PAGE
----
The proportion of crimes resulting in a charge or summons fell to 7.8% in the year to March, marking the lowest figures since the Home Office began compiling the data in 2015.
The 1.3% decline on last year’s figures is equivalent to an annual reduction of 39,496 charges/ summons, according to the Home Office.
Only 5.7% of theft offences resulted in a charge or summons, with the figure rising to 7.4% for robbery.
Across all crime, 44.4% of investigations result in no suspect being identified, rising to 74.4% for theft offences, the Crime Outcomes in England and Wales report revealed.
For theft offences, the amount of time taken for the police to reach an outcome for an investigation has fallen dramatically in recent years. In 2016, investigations for theft offences were concluded after an average of seven days, but over the last year the average time to assign an outcome is now just two days.
In addition, the volume of charges fell by 9% - from 442,717 to 403,221 – while the volume of crime (excluding fraud) recorded by the police rose from 4.9 million to 5.2 million offences.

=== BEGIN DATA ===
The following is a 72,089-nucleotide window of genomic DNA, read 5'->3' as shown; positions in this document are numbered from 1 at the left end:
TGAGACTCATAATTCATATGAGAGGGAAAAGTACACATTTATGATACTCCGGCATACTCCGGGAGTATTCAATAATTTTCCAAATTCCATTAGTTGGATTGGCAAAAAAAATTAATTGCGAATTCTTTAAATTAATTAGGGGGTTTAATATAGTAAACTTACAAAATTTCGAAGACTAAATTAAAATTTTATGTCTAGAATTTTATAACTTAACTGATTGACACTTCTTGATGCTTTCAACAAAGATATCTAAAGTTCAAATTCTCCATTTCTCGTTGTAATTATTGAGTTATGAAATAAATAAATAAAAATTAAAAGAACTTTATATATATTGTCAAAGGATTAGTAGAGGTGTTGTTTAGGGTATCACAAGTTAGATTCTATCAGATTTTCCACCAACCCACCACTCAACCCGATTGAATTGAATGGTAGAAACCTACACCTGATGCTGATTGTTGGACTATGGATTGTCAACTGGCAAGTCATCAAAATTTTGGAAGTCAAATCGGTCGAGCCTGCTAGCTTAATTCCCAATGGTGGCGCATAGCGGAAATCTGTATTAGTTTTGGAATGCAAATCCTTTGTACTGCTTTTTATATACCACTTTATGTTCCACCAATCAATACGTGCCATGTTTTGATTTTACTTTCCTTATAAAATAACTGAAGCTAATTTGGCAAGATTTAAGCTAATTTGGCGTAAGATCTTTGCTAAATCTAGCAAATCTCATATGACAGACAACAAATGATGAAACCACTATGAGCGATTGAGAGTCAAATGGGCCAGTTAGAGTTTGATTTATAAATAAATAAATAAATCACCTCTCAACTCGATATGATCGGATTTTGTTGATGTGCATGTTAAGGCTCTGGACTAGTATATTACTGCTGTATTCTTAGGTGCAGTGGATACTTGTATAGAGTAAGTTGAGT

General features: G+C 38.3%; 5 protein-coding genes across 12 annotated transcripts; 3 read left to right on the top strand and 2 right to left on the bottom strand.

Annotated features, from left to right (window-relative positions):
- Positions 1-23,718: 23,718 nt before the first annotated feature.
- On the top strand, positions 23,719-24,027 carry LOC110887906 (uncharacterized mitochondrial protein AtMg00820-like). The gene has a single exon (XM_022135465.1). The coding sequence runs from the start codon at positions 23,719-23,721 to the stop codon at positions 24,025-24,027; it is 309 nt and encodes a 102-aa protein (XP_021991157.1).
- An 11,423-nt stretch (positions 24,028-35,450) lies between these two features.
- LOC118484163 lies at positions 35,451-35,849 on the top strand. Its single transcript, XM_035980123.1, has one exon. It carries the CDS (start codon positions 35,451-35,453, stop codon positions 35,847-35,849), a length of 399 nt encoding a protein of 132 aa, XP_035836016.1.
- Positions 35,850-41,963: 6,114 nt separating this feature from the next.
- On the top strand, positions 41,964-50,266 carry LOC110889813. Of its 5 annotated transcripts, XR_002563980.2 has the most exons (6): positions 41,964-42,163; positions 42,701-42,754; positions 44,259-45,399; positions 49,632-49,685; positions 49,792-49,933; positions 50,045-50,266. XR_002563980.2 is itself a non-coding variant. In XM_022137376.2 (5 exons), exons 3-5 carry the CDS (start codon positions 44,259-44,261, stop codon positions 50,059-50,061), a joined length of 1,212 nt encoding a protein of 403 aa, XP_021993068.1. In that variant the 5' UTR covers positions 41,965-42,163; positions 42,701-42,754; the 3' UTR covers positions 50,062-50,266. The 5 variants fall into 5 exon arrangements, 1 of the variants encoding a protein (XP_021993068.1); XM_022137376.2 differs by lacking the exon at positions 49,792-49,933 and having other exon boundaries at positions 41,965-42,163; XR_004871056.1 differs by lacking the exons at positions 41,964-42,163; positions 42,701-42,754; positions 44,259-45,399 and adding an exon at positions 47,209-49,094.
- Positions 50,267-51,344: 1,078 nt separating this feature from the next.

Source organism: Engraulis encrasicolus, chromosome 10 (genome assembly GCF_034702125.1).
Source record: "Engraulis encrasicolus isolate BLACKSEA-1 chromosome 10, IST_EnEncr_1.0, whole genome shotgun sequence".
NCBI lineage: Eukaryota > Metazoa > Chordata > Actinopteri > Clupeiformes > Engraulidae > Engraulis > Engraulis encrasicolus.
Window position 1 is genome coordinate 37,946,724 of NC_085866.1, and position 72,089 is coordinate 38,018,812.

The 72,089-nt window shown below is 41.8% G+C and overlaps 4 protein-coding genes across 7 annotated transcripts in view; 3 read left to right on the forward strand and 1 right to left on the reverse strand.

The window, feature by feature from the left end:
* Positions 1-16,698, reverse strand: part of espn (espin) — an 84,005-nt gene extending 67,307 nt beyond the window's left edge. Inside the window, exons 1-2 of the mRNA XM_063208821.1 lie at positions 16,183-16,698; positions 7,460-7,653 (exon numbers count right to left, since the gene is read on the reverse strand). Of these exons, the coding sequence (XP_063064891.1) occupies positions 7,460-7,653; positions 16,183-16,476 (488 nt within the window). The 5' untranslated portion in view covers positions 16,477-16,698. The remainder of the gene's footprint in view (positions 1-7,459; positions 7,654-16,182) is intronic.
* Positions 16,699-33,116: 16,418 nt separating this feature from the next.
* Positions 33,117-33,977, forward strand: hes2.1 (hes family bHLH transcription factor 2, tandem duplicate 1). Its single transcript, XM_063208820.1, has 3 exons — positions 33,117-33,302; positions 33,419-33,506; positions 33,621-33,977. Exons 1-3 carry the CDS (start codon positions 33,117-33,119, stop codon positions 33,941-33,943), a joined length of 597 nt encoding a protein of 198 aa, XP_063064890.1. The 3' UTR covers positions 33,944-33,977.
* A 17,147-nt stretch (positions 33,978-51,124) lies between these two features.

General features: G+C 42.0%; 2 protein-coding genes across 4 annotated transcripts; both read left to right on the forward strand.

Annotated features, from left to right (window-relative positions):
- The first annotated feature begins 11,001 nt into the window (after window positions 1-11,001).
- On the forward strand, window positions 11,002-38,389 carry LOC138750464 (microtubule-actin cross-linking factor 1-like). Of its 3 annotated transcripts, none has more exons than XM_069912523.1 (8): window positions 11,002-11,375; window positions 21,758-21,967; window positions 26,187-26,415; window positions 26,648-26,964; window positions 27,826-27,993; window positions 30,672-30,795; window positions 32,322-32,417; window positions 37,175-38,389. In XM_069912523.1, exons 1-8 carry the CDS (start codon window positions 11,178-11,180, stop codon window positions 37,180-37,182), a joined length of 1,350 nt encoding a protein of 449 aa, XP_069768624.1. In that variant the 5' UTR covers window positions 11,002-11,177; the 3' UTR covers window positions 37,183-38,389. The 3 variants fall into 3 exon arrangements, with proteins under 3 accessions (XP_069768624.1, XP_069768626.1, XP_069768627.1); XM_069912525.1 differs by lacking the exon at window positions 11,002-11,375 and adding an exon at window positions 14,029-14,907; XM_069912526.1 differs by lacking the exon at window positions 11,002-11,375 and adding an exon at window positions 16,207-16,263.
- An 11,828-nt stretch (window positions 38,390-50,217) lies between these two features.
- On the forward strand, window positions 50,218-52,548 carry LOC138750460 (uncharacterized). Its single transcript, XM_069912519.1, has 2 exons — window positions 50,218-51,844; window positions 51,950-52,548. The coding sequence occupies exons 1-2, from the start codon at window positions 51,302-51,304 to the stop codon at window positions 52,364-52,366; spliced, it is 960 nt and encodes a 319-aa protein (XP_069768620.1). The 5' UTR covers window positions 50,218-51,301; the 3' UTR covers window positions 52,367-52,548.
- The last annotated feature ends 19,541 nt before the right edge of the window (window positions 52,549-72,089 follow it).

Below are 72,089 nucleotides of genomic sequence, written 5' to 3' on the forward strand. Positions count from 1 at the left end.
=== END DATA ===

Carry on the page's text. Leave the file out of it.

The Home Office also said there had been a growing proportion of cases where victims did not support police action.
“Since the introduction of the crime outcomes framework there has been a downward trend in the proportion of offences with a charge/summons applied within the same year that the crime was recorded (falling from 15% to 8%),” the Home Office said in a statement.
“There has also been a growing proportion of cases recorded where victims did not support police action (from 9% to 23%). These two trends are likely to have been influenced by the changing caseload and crime mix being dealt with by the police.”
Association of Convenience Stores chief executive James Lowman said: “These figures demonstrate why retailers are frustrated with the response to crimes that they report. Only one in four thefts results in a suspect being identified, with less time being spent on cases before being dropped. This is despite millions of pounds being spent by retailers on crime prevention that appears to be being ignored, or at best, underutilised by the police.
“Central government, Police and Crime Commissioners and local forces must do more to tackle the problem of theft, because we know that these offenders are more likely to both reoffend and progress to more serious crimes like robbery and violence when they aren’t dealt with properly by the justice system.”